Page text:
• IOW, ideology and politics trump real leadership and sound economic management. Thanks for clarifying that.

      • How is a balanced budget with lower taxes not sound economic management?

        • I’m referring to the implicit notion that a small government is always the best government. That’s an ideological principle, not an economic one.

          • Lower taxes means more capital staying in the private sector to invest, which leads to higher growth and greater prosperity for all.

            This applies not only to large corporate direct investments, but also to anyone who invests in mutual funds for their retirement.

          • Oh, you mean like what’s happening now…

          • Trickle-down has been a failure everywhere it has been tried. What makes Canada different?

          • That’s little more than right-wing dogma, not a cause and effect relationship proven by any credible research.

        • And here I had been assuming you lived here in Canada, which has a massive federal deficit.

          So where do you live? Sweden? Norway?

          • “Massive”? The deficit will be 1% of GDP, which is minimal if compared to almost any other country on the planet. Canada’s one of very few countries that still have a AAA credit rating. But don’t let the facts get in the way of a partisan rant, right?

          • Well, $26 billion might not be a lot to a fancypants like you, but it’s a lot of money to most Canadians.

            It’s also $40 billion worse than when the Conservatives took power.

          • Yes, the deficit to GDP ratio is utterly irrelevant. It doesn’t matter whether you’re talking about the United States, Canada or San Marino, a $26 billion dollar deficit is an apocalyptic catastrophe. Everyone should hide under their beds, quiver in fear and cry for their mommies NOW.

        • That’s a very nice concept. Maybe someday we’ll get there – but I doubt we’ll get there with Harper / Flaherty.

    • But to what end? Direct federal program spending is smaller but how is that simply better? I honestly don’t understand how smaller is better; no more than I understand that bigger is better. What is the best size for a government? What is it doing that is so wrong that making it smaller, no matter how, is an improvement? What is the goal that shrinking is supporting?

      • Let me try to help you.
        If direct federal program spending is smaller in a relative sense from year to year, then our deficit will be smaller then if we had a free- spending party in power.
        Just think of your personal financial situation—better to owe the bank less then more.
        Your welcome.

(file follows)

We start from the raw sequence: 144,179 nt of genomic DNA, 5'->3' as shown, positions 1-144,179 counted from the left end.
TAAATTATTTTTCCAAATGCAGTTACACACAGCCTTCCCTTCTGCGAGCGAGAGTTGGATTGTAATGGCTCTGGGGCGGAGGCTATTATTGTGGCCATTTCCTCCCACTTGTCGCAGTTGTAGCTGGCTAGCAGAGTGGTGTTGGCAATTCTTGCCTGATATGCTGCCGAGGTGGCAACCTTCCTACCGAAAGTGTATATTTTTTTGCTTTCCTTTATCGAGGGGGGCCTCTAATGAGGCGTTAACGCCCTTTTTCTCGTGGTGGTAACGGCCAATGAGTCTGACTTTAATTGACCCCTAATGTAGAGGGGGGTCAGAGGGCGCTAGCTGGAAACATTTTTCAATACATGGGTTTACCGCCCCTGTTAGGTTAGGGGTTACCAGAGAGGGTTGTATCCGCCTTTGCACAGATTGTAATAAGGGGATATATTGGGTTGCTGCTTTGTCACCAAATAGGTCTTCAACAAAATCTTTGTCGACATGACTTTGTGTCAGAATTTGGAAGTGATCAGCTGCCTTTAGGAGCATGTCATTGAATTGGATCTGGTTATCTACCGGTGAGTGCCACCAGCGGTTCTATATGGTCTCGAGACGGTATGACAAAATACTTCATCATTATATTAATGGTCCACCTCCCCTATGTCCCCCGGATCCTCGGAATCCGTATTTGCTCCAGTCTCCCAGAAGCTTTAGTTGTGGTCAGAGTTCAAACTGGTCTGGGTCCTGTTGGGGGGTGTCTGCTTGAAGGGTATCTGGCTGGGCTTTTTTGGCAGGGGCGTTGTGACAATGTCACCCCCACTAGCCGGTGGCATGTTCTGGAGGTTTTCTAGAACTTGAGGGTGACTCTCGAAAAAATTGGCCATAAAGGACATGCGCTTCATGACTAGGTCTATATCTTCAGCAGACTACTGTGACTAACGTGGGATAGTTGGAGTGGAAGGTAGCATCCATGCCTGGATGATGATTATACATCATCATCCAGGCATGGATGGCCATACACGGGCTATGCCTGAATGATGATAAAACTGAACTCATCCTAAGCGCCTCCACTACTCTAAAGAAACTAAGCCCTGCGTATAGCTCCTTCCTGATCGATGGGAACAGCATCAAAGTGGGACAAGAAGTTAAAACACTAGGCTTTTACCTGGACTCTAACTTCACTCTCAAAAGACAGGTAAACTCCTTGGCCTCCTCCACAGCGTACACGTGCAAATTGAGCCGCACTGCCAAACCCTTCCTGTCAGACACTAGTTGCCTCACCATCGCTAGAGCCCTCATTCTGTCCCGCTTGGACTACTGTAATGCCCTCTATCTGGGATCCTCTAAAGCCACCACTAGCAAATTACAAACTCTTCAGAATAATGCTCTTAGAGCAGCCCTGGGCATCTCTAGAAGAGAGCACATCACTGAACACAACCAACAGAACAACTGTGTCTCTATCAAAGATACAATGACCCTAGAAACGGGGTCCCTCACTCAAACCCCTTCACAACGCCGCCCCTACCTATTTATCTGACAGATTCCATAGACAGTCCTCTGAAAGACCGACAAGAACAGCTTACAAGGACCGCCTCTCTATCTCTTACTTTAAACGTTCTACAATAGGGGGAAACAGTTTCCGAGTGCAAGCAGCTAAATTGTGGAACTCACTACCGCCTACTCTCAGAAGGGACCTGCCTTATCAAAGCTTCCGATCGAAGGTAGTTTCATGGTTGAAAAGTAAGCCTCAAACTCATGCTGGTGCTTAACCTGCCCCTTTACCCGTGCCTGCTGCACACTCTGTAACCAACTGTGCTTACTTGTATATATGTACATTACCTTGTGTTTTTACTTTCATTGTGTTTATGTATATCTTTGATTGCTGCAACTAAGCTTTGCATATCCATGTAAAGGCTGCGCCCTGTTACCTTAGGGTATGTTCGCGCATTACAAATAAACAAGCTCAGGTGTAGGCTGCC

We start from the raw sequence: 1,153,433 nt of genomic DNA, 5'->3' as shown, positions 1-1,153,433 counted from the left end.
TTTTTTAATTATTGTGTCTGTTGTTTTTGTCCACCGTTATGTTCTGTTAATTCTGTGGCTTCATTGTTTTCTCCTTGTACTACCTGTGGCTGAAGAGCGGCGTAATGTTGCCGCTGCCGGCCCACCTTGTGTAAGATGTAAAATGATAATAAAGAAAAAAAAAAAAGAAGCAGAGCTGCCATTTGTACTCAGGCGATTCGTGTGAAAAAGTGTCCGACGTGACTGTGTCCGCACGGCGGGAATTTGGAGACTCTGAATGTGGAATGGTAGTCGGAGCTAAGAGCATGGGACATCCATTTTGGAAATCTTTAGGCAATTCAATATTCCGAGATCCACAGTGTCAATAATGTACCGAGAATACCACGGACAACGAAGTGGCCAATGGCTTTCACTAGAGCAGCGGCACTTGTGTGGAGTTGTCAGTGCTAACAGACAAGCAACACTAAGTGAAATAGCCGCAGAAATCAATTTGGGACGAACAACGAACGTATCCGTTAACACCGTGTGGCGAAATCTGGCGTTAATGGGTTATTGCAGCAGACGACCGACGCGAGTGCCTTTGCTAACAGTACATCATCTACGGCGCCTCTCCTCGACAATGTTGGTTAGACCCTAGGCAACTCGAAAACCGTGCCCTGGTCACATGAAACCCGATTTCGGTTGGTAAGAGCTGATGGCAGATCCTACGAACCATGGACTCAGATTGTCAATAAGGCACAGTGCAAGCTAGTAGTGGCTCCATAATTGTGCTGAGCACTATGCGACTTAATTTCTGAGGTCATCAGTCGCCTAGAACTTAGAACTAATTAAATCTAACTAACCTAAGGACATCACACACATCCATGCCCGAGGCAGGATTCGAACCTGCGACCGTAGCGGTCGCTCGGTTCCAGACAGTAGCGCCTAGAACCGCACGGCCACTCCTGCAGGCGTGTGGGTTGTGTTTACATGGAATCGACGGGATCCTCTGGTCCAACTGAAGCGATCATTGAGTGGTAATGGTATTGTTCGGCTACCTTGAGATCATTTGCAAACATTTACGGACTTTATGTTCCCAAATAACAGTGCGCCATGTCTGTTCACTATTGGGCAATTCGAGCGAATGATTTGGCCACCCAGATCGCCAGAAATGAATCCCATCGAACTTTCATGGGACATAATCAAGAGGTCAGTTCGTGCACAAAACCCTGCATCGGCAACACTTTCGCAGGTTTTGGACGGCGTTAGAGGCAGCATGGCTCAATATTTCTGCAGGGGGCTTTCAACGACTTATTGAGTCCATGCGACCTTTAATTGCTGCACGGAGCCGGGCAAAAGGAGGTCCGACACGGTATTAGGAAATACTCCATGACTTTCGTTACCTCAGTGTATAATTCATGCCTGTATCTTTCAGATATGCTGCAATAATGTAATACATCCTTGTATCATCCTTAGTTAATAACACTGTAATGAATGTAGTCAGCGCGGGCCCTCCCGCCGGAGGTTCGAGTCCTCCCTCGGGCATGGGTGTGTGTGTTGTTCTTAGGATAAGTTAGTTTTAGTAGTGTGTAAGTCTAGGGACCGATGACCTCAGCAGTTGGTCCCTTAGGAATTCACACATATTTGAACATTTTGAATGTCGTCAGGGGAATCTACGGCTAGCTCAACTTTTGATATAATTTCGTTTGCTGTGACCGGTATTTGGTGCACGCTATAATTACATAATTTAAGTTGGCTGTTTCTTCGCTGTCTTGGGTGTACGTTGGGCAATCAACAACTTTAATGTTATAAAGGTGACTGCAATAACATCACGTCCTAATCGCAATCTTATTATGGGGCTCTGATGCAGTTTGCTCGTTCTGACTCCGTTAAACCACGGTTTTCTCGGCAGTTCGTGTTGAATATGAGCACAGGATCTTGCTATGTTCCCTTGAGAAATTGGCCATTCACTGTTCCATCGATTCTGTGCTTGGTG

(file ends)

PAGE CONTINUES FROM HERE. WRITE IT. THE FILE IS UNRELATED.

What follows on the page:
• Care to explain why the Harper govt is outspending the Martin govt then – and that was due to happen even before the crisis. The notion that Harper is somehow encouraging smaller govt is laughable. Transfer payments are not decreasing at all. All Harper is doing is hobbling the fiscal elbow room of future FGs for ideological reasons, and ripping the national fabric to boot – the guy’s nothing but a provincialist – no national vision at all.

          But he is changing nothing in terms of tax payer exposure. It ‘s just an ideologically motivated shift from one national govt to 10 or 11 little fiefdoms. What on earth makes you think the greater national good is served by such a move? If anything it just makes the old accusation the PQ used to throw in our faces – that Canada isn’t a real country – more credible, not less.

          • Sure, let me help you.
            Back in 2008 there was a global financial meltdown. Many countries, including the US and GB are still in critical deficit situations because of increased government spending since that time.
            Canada has managed to take a balanced approach to stimulating the economy while working toward a balanced budget. This has resulted in the global view that we have one of the more stable economies in the western world.
            Hopefully the provinces, especially Liberal Ontario will exercise more discipline and good sense in their spending of federal transfer payments.

          • Both the US and UK have imposed stronger austerity measures than Canada since 2008…

        • I’m not so sure I have been helped. Why is it better to owe the bank less than more? What are you doing that requires the borrowing? Is it better to live on the street and not owe the bank for a roof over your head? Of course not, and I don’t think you are saying anything as absurd as that, but I don’t get what you *are* saying. What is the goal that smaller government supports? What is the purpose of government at all and how is that best served? Is it by being small no matter what?

          I am reminded of a statement I came across once that went something like “Keep your government poor and weak and it is your servant; let it get rich and powerful and it is your master.” This is a statement of ideological principle not self-evident truth and I seem to be encountering the same thing in your reply to my questions. I am far less interested in yet another ideology that can be conveniently reduced to a bumper sticker — left, right, centre, anything — than in hearing how the elected officials of any stripe are making Canada a better place today than it was yesterday.

          Thank you for your attempt at helping me understand this.

        • Why do so many comments on the internet have to have a hostile tone? Does it weaken your point if you write in a civil and courteous tone?

    • no… taxes have gone up. IE premiums are a great example.

    • You stopped reading before the last para didn’t you?